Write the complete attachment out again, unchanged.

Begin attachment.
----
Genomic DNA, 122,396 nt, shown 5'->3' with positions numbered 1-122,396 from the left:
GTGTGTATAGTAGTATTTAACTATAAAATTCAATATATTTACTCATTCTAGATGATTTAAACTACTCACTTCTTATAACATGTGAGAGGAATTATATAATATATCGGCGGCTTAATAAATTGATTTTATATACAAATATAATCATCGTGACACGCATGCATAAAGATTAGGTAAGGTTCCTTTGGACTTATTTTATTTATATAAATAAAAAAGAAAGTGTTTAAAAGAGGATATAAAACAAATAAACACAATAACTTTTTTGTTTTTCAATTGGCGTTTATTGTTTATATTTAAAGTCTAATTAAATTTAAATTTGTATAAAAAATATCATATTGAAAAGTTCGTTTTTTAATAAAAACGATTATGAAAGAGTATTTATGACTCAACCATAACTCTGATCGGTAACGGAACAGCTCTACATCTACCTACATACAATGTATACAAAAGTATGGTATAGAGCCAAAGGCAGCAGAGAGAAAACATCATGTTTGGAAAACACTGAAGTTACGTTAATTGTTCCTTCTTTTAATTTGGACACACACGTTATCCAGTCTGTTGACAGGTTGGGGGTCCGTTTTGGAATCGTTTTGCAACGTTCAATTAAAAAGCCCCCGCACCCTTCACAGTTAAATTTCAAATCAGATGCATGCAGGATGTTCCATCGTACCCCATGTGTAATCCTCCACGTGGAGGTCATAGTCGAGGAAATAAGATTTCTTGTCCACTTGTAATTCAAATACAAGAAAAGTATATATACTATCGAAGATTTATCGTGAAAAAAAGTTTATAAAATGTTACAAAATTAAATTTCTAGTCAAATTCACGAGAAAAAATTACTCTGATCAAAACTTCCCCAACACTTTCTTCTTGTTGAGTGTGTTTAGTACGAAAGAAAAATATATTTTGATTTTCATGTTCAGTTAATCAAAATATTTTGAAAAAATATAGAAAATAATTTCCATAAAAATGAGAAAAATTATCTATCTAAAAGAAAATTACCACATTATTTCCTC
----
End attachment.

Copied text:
Genomic DNA, 122,396 nt, shown 5'->3' with positions numbered 1-122,396 from the left:
GTGTGTATAGTAGTATTTAACTATAAAATTCAATATATTTACTCATTCTAGATGATTTAAACTACTCACTTCTTATAACATGTGAGAGGAATTATATAATATATCGGCGGCTTAATAAATTGATTTTATATACAAATATAATCATCGTGACACGCATGCATAAAGATTAGGTAAGGTTCCTTTGGACTTATTTTATTTATATAAATAAAAAAGAAAGTGTTTAAAAGAGGATATAAAACAAATAAACACAATAACTTTTTTGTTTTTCAATTGGCGTTTATTGTTTATATTTAAAGTCTAATTAAATTTAAATTTGTATAAAAAATATCATATTGAAAAGTTCGTTTTTTAATAAAAACGATTATGAAAGAGTATTTATGACTCAACCATAACTCTGATCGGTAACGGAACAGCTCTACATCTACCTACATACAATGTATACAAAAGTATGGTATAGAGCCAAAGGCAGCAGAGAGAAAACATCATGTTTGGAAAACACTGAAGTTACGTTAATTGTTCCTTCTTTTAATTTGGACACACACGTTATCCAGTCTGTTGACAGGTTGGGGGTCCGTTTTGGAATCGTTTTGCAACGTTCAATTAAAAAGCCCCCGCACCCTTCACAGTTAAATTTCAAATCAGATGCATGCAGGATGTTCCATCGTACCCCATGTGTAATCCTCCACGTGGAGGTCATAGTCGAGGAAATAAGATTTCTTGTCCACTTGTAATTCAAATACAAGAAAAGTATATATACTATCGAAGATTTATCGTGAAAAAAAGTTTATAAAATGTTACAAAATTAAATTTCTAGTCAAATTCACGAGAAAAAATTACTCTGATCAAAACTTCCCCAACACTTTCTTCTTGTTGAGTGTGTTTAGTACGAAAGAAAAATATATTTTGATTTTCATGTTCAGTTAATCAAAATATTTTGAAAAAATATAGAAAATAATTTCCATAAAAATGAGAAAAATTATCTATCTAAAAGAAAATTACCACATTATTTCCTC